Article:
This post over at istartedsomething.com talks about a (possible) groovy new feature in Windows 7: built-in support for virtual hard drive (VHD) files.
VHD files are the “virtual hard drives” used in Microsoft’s virtualization software, like Virtual PC and Virtual Server. Normally, one installs Virtual PC on a Windows XP or Windows Vista computer, then generates a VHD file to act as a “virtual hard drive” for a virtual computer. You then install Windows XP, Windows Server, or whatever operating system you need on that virtual hard drive. You can then boot up the virtual machine and use it exactly as you would a “real” computer.
Adding native support for VHD files means that you could boot directly into a VHD file without having to run Virtual PC on the computer. This would allow you to run VHD computers at “native speed” without first loading a host OS. Even better, you could have multiple virtual hard drives on a system: you could have a “work” virtual hard drive (with Office, QuickBooks, and whatever else you need to do your job) as well as a “play” virtual hard drive (with games and music files). And if Microsoft’s talk about Windows 7 is to be believed, you could even optimize the “play” VHD for gaming by giving Windows 7 the smallest possible footprint.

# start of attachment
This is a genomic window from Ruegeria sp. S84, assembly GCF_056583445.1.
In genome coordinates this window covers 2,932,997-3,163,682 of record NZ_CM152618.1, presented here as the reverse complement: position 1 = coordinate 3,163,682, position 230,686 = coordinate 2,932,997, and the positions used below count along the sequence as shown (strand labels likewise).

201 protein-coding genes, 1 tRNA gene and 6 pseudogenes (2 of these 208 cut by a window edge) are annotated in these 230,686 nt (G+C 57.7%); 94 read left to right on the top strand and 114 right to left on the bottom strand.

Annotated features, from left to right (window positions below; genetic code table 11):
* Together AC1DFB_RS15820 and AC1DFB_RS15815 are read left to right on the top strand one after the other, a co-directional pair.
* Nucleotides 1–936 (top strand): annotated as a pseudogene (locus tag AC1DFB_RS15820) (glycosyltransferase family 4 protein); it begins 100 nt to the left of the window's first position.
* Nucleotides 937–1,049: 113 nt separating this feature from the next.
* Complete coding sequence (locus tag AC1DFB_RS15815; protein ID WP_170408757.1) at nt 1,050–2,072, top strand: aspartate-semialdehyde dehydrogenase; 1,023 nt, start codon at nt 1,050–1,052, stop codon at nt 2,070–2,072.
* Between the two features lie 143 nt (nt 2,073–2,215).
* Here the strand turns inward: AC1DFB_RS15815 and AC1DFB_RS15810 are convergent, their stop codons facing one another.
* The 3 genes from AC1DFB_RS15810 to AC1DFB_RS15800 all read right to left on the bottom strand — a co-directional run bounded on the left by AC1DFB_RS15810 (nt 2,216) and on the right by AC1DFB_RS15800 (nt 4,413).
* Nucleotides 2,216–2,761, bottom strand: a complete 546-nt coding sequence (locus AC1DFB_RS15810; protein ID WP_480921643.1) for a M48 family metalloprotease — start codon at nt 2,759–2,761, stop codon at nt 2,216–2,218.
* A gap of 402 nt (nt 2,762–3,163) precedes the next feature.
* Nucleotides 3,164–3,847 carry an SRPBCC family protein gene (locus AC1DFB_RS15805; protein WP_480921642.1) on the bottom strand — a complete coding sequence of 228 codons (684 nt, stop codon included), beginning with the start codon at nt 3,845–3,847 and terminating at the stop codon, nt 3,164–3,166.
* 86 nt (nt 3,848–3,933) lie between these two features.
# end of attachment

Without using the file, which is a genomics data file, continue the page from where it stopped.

There are also huge implications for system administrators, too. With Windows 7, an administrator might be able to make an VHD image using Virtual PC, then push that image out to corporate desktops so that everyone is using the same desktop computer image. Now that would be cool!
Any thoughts about this?